New Czech minority government fails to win confidence vote

January 16, 2018
Czech Republic's Prime Minister Andrej Babis speaks on the phone during a Parliament session in Prague, Czech Republic, Tuesday, Jan. 16, 2018. Czech Republic's Parliament gathered for a confidence vote for a newly appointed government led by Babis. (AP Photo/Petr David Josek)

PRAGUE (AP) — Populist billionaire Andrej Babis’ new Czech minority government failed to win a mandatory confidence vote Tuesday in the lower house of Parliament and has to resign.

Only 78 lawmakers voted in favor of the government while 117 were against. The loss was expected because the government lacks a majority.

President Milos Zeman, Babis’ ally, said he would ask him to form a government again.

Babis didn’t immediately comment on the loss.

Babis’ ANO (YES) centrist movement won October’s parliamentary election with 78 seats in the 200-seat house. His government of ANO members and independent experts was appointed in December.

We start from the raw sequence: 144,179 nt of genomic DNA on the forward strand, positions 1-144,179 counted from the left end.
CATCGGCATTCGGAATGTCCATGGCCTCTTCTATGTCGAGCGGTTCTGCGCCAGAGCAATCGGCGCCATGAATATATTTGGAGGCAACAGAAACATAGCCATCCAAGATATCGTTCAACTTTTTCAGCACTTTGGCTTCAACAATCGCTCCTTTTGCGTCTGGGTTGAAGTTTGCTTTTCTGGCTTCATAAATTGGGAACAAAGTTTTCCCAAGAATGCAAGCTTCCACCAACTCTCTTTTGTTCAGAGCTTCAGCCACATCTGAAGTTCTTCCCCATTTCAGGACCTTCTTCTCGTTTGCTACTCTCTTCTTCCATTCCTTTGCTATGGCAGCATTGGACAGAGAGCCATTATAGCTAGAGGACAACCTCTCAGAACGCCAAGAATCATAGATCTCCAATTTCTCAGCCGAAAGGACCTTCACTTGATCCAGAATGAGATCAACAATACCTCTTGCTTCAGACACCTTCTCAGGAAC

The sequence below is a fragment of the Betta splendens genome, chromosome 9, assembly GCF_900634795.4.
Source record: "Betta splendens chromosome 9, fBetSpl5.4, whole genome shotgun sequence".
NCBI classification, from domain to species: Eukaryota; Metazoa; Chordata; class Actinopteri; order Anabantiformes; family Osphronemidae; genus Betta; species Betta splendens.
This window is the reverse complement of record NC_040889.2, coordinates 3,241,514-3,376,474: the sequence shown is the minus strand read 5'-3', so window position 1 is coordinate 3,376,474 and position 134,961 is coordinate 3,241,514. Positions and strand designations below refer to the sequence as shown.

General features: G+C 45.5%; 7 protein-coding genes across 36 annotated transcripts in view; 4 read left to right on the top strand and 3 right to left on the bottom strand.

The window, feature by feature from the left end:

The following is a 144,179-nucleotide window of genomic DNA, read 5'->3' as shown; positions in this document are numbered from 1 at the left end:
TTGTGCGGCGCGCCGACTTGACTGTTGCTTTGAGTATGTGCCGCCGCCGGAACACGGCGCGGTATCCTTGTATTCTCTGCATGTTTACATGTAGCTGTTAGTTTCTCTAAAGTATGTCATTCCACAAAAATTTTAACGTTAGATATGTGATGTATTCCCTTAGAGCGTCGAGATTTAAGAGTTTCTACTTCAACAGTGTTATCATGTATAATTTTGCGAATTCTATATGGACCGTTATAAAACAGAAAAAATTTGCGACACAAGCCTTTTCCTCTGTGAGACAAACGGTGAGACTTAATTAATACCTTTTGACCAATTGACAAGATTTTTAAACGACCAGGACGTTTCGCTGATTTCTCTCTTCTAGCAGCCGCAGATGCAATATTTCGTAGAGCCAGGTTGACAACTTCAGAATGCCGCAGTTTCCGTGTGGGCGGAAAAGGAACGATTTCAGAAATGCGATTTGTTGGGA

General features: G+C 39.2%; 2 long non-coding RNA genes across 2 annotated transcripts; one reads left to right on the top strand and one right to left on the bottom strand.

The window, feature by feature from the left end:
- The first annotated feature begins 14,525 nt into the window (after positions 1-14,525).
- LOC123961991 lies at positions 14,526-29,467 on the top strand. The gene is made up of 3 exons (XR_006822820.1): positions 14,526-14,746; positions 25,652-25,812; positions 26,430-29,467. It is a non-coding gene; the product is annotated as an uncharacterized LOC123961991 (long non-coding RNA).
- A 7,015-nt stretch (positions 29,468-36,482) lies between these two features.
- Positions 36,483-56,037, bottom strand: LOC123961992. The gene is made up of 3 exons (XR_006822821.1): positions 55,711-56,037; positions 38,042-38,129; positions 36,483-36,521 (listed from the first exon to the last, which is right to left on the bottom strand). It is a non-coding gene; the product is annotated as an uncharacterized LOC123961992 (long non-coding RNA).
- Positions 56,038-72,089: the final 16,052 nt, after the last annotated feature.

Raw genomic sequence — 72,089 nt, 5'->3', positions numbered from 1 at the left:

But none of the eight other parties that have seats in parliamentary has agreed to create a coalition government with ANO because they consider Babis unsuitable to lead the government due to fraud charges he has been facing linked to EU subsidies.

In another blow for the prime minister, a parliamentary committee recommended Tuesday that lawmakers strip Babis of his parliamentary immunity and that police be allowed to continue their investigation into his fraud case. It is not clear yet when a vote might happen but it is expected in days.

The case involves a farm that received an EU subsidy after its ownership was transferred from the Agrofert conglomerate of some 250 companies that belonged to Babis to Babis’ family members. The EU farm subsidy was meant for medium and small businesses.

Acting at the request of police, lawmakers in the lower house already agreed to lift the immunity from prosecution for Babis and his deputy in ANO, Jaroslav Faltynek, in September. That decision allowed police to investigate Babis’ involvement in the $2 million fraud and charge him.

Both Babis and Faltynek deny wrongdoing.

Following the election, it was necessary for the new lawmakers to again lift Babis’ immunity from prosecution to allow police to complete the investigation.

An EU report into the case that was not published but leaked to local media seemed to support the Czech investigators.

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